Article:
In the 1980s, Ricky Gervais wanted to become a pop star in music – he only had success in one country.
Comedian’s dramedy “After Life” returns to Netflix this Friday, January 14th. There are six new episodes.
Ricky Gervais formed the band with his best friend.
Ricky Gervais’ comedy drama “After Life” is back on Netflix this Friday, January 14th. The third and final season has six new episodes. That ends the story of Tony, a reporter for a local newspaper who lives in constant misery after the death of his wife – but finds solace in the conversations and interactions he has every day.
Long before Gervais became a famous comedian – and became a star with “The Office” in 2001 – the Briton pursued a music career. Many fans may not know this facet of the comedian.
That was 1982. Ricky Gervais was 21 years old, wore mascara, had a disrespectful hairstyle and was significantly thinner. It was in June when Gervais formed a new wave band with his then best friend, Bill Macrae, in his senior year at University College London.
The name? Dancing seona. Macrae played the synthesizers, Gervais sang. They had a highly stylized, free and even queer aesthetic that contrasted with the conservatism of the society then led by Margaret Thatcher. And they got a deal with a label called London Records, which released the duo’s only two singles – “More to Lose” and “Bitter Heart”.
The songs did not achieve the expected success, and Seona Dancing was viewed by many as a David Bowie imitator, with little else to add. Even so, the duo took part in some television programs, performed in concerts and had some visibility. They decided to finish the project in 1984 realizing that Seona Dancing didn’t have a great future. However, Ricky Gervais continued to work in the music business for some time, directing artists like Suede – before they became well known.
Seona Dancing was founded in 1982.
Ten thousand kilometers away, in the Philippines, an unlikely phenomenon occurred. The archipelago was on the verge of a revolutionary period when a people’s coup overturned the authoritarian president who had ruled the country for two decades. Back then, western pop culture was particularly present among the younger generation.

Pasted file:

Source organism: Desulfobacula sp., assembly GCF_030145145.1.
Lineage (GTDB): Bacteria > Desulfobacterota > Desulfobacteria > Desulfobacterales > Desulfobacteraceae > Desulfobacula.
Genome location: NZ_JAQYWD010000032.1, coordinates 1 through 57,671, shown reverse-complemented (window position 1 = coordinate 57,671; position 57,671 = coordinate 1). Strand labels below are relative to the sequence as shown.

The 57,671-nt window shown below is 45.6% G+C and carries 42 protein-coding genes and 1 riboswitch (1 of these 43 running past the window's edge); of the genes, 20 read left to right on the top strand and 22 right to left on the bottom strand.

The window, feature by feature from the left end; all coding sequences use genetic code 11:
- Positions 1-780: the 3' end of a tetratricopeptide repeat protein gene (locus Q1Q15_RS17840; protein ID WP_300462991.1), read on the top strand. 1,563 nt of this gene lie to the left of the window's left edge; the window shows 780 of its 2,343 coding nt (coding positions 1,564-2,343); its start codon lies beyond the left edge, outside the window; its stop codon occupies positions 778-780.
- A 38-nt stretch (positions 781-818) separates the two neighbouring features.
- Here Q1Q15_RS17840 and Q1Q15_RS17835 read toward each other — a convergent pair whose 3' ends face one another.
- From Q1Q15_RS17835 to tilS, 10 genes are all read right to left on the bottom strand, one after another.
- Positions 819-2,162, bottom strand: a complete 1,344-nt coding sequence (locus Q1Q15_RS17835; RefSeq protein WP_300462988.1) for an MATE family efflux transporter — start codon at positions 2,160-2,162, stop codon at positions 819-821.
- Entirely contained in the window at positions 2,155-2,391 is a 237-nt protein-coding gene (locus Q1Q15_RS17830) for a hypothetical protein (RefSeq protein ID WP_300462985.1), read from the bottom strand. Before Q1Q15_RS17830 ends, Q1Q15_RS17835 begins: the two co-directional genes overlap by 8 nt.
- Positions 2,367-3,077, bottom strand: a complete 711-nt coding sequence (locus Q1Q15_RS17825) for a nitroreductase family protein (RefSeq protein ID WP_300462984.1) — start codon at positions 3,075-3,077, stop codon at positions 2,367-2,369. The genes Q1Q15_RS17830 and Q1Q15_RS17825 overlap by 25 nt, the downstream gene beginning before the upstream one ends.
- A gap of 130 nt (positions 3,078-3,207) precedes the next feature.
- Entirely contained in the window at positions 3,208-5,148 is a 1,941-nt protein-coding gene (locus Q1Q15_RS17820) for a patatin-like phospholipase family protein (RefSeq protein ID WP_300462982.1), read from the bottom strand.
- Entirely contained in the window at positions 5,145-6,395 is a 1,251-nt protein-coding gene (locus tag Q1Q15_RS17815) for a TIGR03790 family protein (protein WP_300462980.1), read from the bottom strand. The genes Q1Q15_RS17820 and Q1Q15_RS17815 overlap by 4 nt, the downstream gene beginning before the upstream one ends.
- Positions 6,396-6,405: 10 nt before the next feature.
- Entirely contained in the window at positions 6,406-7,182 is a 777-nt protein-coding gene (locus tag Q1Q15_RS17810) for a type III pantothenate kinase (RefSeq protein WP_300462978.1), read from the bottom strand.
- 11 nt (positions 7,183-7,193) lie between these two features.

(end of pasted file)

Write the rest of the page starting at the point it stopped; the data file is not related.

Filipinos were mainly listeners to New Wave groups – and bands like the Pet Shop Boys or Orchestral Maneuvers in the Dark achieved cult status in the Asian country. In between, Seona Dancing’s song “More to Lose” became a hit.
So much so that the radio DJ who started playing the track in 1985 didn’t reveal the true title of the song or the name of the band. Said it was called “Fade” and was Medium. But there were also occasions when it changed its name, claiming that it was called “Medium” and that it was composed by the Fade. The goal was for rival radio stations not to find out what the song was so they couldn’t play it.
Over time, this effort proved futile. “More to Lose” became a national hit and everyone got to know the subject. So much so that the song stayed on the country’s radio playlists for years.
“It has become a popular topic for young people in the Philippines focusing on this type of music – a compulsory track at so-called new wave parties that were held in upper class homes in Manila. Somehow the song gave the children a reason to be happy in the midst of the political and economic crisis, ”Filipino music critic Pocholo Concepcion told Time Magazine about the phenomenon.
When the Filipino Daily Inquirer got an interview with Ricky Gervais in 2014, neither comedy nor his television projects were the central topic. The conversation was based mostly on his career in music.
“We released a couple of singles. They failed and that was the end. Now that I’m famous in another field, people always find these pictures of me when I looked young and thin. It’s awful, isn’t it? She had a chin and nice, thick hair, “Gervais told the publication.” I’m almost glad it didn’t work out. Now I’d be dead, “joked the comedian about the hypothesis that she could have become a music pop star .
Still, Ricky Gervais never gave up music entirely. Over the years he composed a theme for “The Simpsons”, worked with David Bowie on a song for the “Extras” series and even toured as David Brent with Foregone Conclusio – the fictional band of the character in “The Office”.
In “After Life”, a series designed entirely by Gervais, the soundtrack was carefully selected. “I’ve never had such a budget [para a banda sonora], so I did crazy things, ”he revealed in an interview. “Usually the budget is made with what’s left, especially on TV, and we end up using generic music. This time I chose the greatest artists and my favorite songs. I had already tried that, but I could never find the money for everything. “
The ability to choose themes individually meant that each scene had the right ballad and text. “I even wrote everything into the script so that the montages fit the songs and are really moving subjects. Bring scenes to life. There is very little that beats music. It’s like downloading emotions. “
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